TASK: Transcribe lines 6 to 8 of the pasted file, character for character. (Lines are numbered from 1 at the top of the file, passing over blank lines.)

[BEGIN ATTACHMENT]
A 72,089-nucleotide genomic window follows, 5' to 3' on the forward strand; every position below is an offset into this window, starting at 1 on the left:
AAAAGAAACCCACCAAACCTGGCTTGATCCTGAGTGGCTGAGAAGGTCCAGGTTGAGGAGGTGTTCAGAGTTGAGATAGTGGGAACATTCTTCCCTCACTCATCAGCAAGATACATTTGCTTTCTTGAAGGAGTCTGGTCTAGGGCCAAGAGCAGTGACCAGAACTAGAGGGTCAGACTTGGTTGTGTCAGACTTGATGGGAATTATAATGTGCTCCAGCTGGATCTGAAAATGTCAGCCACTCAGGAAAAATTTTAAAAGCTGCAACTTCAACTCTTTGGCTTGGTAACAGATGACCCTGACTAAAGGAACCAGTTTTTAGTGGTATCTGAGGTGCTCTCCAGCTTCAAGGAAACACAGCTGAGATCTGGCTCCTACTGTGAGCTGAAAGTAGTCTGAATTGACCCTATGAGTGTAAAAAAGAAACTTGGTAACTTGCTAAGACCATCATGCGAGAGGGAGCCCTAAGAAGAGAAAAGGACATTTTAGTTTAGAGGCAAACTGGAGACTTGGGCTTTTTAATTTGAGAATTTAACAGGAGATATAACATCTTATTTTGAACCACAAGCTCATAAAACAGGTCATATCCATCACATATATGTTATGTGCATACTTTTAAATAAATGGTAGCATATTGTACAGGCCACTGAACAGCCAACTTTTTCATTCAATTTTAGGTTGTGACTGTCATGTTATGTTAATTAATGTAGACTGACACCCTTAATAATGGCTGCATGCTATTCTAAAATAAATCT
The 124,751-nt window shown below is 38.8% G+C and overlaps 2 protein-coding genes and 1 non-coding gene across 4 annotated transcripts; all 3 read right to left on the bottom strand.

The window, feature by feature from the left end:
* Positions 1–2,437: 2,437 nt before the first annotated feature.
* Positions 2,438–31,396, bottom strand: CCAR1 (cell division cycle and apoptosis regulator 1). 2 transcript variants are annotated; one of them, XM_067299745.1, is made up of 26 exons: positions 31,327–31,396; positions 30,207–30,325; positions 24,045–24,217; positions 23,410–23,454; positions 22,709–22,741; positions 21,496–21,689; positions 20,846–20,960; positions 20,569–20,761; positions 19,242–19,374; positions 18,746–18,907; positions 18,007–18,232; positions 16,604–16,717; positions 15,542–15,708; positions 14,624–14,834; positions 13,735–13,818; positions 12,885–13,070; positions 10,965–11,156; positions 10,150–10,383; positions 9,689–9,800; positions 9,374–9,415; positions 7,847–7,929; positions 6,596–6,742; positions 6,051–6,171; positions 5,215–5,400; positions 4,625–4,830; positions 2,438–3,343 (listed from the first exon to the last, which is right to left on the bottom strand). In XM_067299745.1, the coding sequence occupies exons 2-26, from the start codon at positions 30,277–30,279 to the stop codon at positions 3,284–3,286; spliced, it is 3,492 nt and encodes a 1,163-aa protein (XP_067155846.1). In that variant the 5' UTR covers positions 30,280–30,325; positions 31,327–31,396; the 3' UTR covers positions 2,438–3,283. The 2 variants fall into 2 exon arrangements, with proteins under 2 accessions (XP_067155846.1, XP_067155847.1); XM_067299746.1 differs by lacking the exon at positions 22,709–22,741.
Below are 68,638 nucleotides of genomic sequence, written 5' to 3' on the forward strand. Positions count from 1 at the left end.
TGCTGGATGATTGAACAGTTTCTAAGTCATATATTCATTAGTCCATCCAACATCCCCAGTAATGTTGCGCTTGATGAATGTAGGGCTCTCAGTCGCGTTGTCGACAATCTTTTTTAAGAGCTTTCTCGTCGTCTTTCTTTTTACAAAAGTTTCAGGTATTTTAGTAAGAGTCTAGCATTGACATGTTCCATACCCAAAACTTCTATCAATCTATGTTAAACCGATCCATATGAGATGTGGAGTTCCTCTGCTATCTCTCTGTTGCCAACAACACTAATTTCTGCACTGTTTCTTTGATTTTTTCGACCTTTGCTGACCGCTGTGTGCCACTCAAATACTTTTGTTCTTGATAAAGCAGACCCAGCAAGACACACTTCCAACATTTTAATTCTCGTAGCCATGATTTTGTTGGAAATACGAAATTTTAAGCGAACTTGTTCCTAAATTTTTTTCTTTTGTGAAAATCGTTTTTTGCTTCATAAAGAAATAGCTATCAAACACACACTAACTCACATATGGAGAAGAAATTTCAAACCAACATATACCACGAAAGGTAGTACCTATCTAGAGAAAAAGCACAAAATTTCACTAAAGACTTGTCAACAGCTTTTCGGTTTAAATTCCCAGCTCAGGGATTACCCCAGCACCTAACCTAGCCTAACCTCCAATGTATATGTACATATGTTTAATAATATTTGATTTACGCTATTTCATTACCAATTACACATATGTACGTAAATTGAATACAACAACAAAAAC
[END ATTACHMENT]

* Positions 2,438–31,396, bottom strand: CCAR1 (cell division cycle and apoptosis regulator 1). 2 transcript variants are annotated; one of them, XM_067299745.1, is made up of 26 exons: positions 31,327–31,396; positions 30,207–30,325; positions 24,045–24,217; positions 23,410–23,454; positions 22,709–22,741; positions 21,496–21,689; positions 20,846–20,960; positions 20,569–20,761; positions 19,242–19,374; positions 18,746–18,907; positions 18,007–18,232; positions 16,604–16,717; positions 15,542–15,708; positions 14,624–14,834; positions 13,735–13,818; positions 12,885–13,070; positions 10,965–11,156; positions 10,150–10,383; positions 9,689–9,800; positions 9,374–9,415; positions 7,847–7,929; positions 6,596–6,742; positions 6,051–6,171; positions 5,215–5,400; positions 4,625–4,830; positions 2,438–3,343 (listed from the first exon to the last, which is right to left on the bottom strand). In XM_067299745.1, the coding sequence occupies exons 2-26, from the start codon at positions 30,277–30,279 to the stop codon at positions 3,284–3,286; spliced, it is 3,492 nt and encodes a 1,163-aa protein (XP_067155846.1). In that variant the 5' UTR covers positions 30,280–30,325; positions 31,327–31,396; the 3' UTR covers positions 2,438–3,283. The 2 variants fall into 2 exon arrangements, with proteins under 2 accessions (XP_067155846.1, XP_067155847.1); XM_067299746.1 differs by lacking the exon at positions 22,709–22,741.
Below are 68,638 nucleotides of genomic sequence, written 5' to 3' on the forward strand. Positions count from 1 at the left end.
TGCTGGATGATTGAACAGTTTCTAAGTCATATATTCATTAGTCCATCCAACATCCCCAGTAATGTTGCGCTTGATGAATGTAGGGCTCTCAGTCGCGTTGTCGACAATCTTTTTTAAGAGCTTTCTCGTCGTCTTTCTTTTTACAAAAGTTTCAGGTATTTTAGTAAGAGTCTAGCATTGACATGTTCCATACCCAAAACTTCTATCAATCTATGTTAAACCGATCCATATGAGATGTGGAGTTCCTCTGCTATCTCTCTGTTGCCAACAACACTAATTTCTGCACTGTTTCTTTGATTTTTTCGACCTTTGCTGACCGCTGTGTGCCACTCAAATACTTTTGTTCTTGATAAAGCAGACCCAGCAAGACACACTTCCAACATTTTAATTCTCGTAGCCATGATTTTGTTGGAAATACGAAATTTTAAGCGAACTTGTTCCTAAATTTTTTTCTTTTGTGAAAATCGTTTTTTGCTTCATAAAGAAATAGCTATCAAACACACACTAACTCACATATGGAGAAGAAATTTCAAACCAACATATACCACGAAAGGTAGTACCTATCTAGAGAAAAAGCACAAAATTTCACTAAAGACTTGTCAACAGCTTTTCGGTTTAAATTCCCAGCTCAGGGATTACCCCAGCACCTAACCTAGCCTAACCTCCAATGTATATGTACATATGTTTAATAATATTTGATTTACGCTATTTCATTACCAATTACACATATGTACGTAAATTGAATACAACAACAAAAAC